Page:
Shapiro began the development of EMDR in 1987. The oft-repeated story of her eureka moment has become almost a legend, an integral—if somewhat apocryphal—part of the therapy’s history. Coming up with EMDR was, if the stories are to be believed, quite literally a walk in the park, or the forest, or along the lakeside. For the record, Shapiro says, it was a park.
“As I walked, I started to notice that some troubling thoughts I had been having were disappearing,” she explains, “and when I started paying attention to what was happening I noticed that whenever negative thoughts came up, my eyes spontaneously moved from side to side.” At that point, Shapiro started to move her eyes back and forth deliberately and found that as she did so, the negative thoughts she had been suffering from became less pressing, “less charged” than they had been.
There is a great deal of disagreement about the precise role that the eye movements and other bilateral stimuli play in EMDR. When Shapiro made her discovery, she found that her eyes moved spontaneously as she processed some disturbing thoughts. Today practitioners of EMDR initiate this physical state in others in the expectation that this will, somehow, evoke a similar mental state conducive to psychological healing.
To date, studies have indicated that the eye movements may decrease the vividness of mental imagery, which might help a trauma victim facing painful experiences like Sam, and that they can also facilitate increased access to memories. Other studies have concluded that the eye movements contribute nothing to the therapy.
Yet we still know little about exactly why EMDR proves so effective. Shapiro explains that the theory behind the therapy is based on an “information-processing model.” When something happens to us in ordinary life, our brains link the event to a memory network of past events. It also processes our experience. What is useful is brought into the network and assimilated. The rest is let go, forgotten.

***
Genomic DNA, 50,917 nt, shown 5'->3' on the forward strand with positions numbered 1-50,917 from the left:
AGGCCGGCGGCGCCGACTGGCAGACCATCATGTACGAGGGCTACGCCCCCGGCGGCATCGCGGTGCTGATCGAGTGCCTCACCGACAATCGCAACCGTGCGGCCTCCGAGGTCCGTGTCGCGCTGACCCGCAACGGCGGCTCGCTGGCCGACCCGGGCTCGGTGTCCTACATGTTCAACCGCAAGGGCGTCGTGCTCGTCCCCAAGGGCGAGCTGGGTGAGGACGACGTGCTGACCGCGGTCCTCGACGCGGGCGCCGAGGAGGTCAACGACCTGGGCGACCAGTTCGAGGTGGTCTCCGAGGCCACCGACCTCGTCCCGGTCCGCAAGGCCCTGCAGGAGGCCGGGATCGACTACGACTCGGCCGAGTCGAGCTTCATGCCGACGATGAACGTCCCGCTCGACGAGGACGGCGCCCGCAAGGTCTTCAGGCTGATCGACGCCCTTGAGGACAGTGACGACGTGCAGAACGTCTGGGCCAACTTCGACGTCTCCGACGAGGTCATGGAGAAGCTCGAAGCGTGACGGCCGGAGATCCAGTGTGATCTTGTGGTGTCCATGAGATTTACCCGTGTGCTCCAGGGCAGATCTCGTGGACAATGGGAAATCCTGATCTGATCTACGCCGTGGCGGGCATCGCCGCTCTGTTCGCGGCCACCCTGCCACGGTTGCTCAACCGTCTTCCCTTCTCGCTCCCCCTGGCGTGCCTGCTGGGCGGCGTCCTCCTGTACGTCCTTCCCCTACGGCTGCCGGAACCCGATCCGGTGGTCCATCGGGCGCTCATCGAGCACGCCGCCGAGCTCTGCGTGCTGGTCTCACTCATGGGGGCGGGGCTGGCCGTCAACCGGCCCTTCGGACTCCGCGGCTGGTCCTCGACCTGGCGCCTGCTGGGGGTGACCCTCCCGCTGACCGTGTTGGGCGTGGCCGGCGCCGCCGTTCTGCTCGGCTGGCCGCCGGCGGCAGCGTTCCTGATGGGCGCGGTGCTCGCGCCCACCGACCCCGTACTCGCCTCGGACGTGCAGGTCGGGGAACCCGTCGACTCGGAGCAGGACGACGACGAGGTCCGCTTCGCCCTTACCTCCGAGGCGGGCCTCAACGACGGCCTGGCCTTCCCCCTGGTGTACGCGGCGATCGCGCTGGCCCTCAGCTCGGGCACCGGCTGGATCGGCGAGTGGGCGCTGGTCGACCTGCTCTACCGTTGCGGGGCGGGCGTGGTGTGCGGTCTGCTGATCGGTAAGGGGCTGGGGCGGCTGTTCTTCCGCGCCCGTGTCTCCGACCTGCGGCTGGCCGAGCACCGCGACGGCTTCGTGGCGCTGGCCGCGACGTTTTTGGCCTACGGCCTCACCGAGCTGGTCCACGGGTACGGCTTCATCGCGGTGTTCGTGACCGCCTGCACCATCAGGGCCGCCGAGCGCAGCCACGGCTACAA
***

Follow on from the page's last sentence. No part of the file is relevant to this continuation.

When a trauma occurs, however, this process is interrupted. Rather than being digested into a memory network, the experience lingers in our minds in its unprocessed form. So a rape victim may continue to feel her assault as a present experience long after the event is over. Every hand that touches her can bring back the grip of her assailant with terrifying immediacy in much the same way that an amputee will continue to experience live sensation in a missing limb.
Robert Stickgold, associate professor of psychiatry at Harvard Medical School, has theorized that the eye movement employed in EMDR is somehow related to rapid eye movement (REM) sleep, which takes place for roughly 20 percent of an average adult’s time asleep and is qualitatively distinct from the other dozing we do. The exact function of REM sleep is not precisely understood, but it is widely believed that during this time, our brains consolidate memories. EMDR might be helping trauma victims access this state directly rather than accidentally, as most of us do, and activate the mental healing process.
“When someone suffers from post-traumatic stress disorder, one of the systems that is disturbed is REM sleep,” says Shapiro. “With EMDR, you may be able to take someone further into processing than they could go naturally. You help them to access those troubling thoughts and activate the information-processing system.”
Still, what is most important for Sam and thousands of other trauma victims is not how the therapy works, but that it does.
Shapiro has high hopes for EMDR’s global application. The therapy has already been used to assist victims of the Indian Ocean tsunami, September 11th and the 2002 Milan skyscraper crash. On any given day, a quick glance at the front page of the papers—chronicling crisis in Darfur, Afghanistan, Iraq—provides a daunting idea of how much healing is needed.
“Trauma begets violence,” says Shapiro, “and people are limited by the pain they are carrying with them no matter where they are. Alleviating that offers a chance, at least, for peace.”
Lillian Kennett is a freelance journalist.